The Prince of Wales tastes a biscuit during a reception to celebrate the 21st anniversary of Duchy Originals products at Clarence House, London.
The Prince of Wales still has an appetite for the organic oaten biscuits he helped to create more than 20 years ago.
His Royal Highness could not resist nibbling one of the sweet treats when he staged a garden party at Clarence House to celebrate the 21st anniversary of his Duchy Originals brand.
Since going on sale in 1992, consumers have enjoyed 70 million oaten biscuits - the first Duchy product and still one of its most popular items.
Now managed by Waitrose, the brand has expanded to 230 products, featuring everything from bacon and jam to beer and ciders, and has generated more than £11 million for charitable causes over the decades.
When The Prince came across a stall manned by Michael Cox, a senior account manager from Scottish firm Walkers Shortbread, he took a bite of an oaten biscuit made by the firm.
Jim Walker, the company's joint managing director, was watching and later recalled how, during the biscuit's development, they had sent regular samples to The Prince, who wanted something "wholesome" and not "too sweet".
The Duchess of Cornwall was also feeling peckish and could not resist sampling some of the Duchy products on display.
The Prince founded Duchy Originals in 1990 to promote sustainable produce and champion organic foods.
The Duchess of Cornwall looks on as her husband The Prince of Wales speaks to guests during a reception to celebrate the 21st anniversary of Duchy originals products at Clarence House, London.
Among the guests invited to celebrate the brand were all elements of the chain that helped to make the goods a success, from farmers and customers to charities that have received donations from the funds raised.
In a speech, The Prince told them that the oaten biscuit "has endured as one of the brand's most popular products especially, I'm glad to say, in the ever-growing international market".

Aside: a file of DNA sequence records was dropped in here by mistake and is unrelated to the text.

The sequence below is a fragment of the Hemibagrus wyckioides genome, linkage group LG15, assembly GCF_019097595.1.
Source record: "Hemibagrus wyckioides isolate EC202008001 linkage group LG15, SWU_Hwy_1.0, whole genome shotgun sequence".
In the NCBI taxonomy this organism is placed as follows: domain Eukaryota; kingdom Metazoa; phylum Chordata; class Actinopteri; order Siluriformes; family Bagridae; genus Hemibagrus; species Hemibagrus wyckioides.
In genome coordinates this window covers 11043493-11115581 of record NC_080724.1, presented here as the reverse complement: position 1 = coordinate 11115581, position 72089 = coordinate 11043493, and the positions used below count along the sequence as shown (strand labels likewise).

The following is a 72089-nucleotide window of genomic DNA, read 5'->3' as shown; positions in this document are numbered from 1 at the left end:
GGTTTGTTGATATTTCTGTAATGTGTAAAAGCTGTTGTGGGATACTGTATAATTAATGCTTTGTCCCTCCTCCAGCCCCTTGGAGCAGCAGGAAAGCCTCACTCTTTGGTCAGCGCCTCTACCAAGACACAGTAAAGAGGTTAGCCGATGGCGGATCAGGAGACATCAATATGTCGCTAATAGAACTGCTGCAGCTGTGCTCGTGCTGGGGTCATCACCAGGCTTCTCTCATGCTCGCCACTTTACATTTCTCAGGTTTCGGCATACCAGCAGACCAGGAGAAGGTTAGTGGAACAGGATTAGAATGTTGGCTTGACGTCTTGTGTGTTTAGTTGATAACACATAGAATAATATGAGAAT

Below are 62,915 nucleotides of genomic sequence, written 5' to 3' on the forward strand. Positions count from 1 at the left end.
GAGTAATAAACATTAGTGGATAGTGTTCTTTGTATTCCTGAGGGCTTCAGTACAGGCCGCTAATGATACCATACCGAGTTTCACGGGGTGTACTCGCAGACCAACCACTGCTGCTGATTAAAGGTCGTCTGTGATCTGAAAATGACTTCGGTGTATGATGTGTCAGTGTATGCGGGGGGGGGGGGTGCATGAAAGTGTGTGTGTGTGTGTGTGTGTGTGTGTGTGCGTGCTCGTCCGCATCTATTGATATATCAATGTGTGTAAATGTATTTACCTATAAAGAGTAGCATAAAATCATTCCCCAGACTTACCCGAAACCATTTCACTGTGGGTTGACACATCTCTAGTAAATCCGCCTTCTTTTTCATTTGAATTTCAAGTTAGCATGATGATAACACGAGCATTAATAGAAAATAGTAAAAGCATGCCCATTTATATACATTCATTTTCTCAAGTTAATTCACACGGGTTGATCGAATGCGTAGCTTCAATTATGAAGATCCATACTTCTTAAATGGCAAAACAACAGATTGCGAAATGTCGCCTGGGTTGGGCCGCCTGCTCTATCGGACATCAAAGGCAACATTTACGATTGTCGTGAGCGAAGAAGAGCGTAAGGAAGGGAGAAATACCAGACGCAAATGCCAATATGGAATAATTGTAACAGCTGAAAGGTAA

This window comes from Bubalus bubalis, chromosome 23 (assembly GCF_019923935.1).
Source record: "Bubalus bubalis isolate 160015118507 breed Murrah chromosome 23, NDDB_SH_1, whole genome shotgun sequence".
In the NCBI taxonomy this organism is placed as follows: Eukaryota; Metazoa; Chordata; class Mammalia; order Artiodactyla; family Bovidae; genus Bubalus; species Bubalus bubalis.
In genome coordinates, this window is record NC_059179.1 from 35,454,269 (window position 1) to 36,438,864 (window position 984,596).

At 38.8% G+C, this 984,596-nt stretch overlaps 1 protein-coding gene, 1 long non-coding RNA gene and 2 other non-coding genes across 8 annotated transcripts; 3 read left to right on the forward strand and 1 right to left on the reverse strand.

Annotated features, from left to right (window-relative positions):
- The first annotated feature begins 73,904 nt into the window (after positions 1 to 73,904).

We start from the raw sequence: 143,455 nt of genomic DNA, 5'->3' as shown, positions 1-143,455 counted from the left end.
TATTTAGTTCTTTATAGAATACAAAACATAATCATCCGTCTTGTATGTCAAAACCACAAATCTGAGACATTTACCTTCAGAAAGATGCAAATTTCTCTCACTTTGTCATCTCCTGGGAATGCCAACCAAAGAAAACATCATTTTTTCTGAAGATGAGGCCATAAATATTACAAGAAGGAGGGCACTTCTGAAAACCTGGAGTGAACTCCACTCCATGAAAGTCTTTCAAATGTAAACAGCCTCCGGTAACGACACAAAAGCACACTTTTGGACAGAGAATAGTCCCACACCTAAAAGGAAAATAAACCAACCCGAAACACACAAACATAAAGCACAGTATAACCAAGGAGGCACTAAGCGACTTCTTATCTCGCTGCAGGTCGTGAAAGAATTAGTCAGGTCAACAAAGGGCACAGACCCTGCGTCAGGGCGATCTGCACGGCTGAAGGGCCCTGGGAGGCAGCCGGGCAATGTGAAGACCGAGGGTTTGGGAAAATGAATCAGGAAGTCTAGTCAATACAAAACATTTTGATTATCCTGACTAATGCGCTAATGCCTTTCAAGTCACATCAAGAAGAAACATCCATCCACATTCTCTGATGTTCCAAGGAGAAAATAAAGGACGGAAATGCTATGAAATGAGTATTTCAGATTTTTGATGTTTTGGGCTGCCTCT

He went on: "Thank you to all of you who are here today who have played such an important part in helping to create a brand, at the end of the day, that really does take the biscuit."
His Royal Highness added: "The brand represents the very best of sustainably sourced and organic British products.
"Right from the start preserving our heritage, upholding traditional skills and supporting our local communities were a fundamental importance to the brand.
"If that was important 21 years ago, I happen to believe it is even more so today. With accelerating climate change, exponentially rising costs of fuel and fertiliser and an unsustainably growing population, we have to find ways to live more sustainably."
A speech by HRH The Prince of Wales at the Duchy Originals 21st birthday reception
Published on 13th September 2013
Ladies and gentlemen I must say it's a remarkable occasion this really, to think that we've managed to reach 21 years old with Duchy Originals! When you first start something like this, certainly as far as I'm concerned, you never think you are going to last more than five years, and when you launch the first product, you wonder whether anybody out there is ever going to buy it!
Anyway for some remarkable reason a few people did, and it's wonderful for me today to see so many people here who played such an important part in helping to get Duchy Originals off the ground. And there were one or two people who didn't just rubbish it straight away, but I think saw part of the point of what I was trying to get at.
But when I launched the first Duchy Originals product the oaten biscuit there were headlines in the tabloid papers saying "A shop soiled Royal". But twenty-one years on, I doubt if many people can appreciate just how difficult and challenging it was at that time to build one of the earliest organic brands. Just the process of developing a supply chain for organic sausages and bacon was a major challenge. We had to start from scratch, literally, and we had to do it by persuading a few courageous producers that it was worth their while going through the risky and exhaustive process of converting their entire operation to an organic regime.
At that time I wanted to try and show that it was possible to produce food of the highest quality by working in harmony with Nature in a way that would benefit both environmental and human health, and that I wante ...Read full speech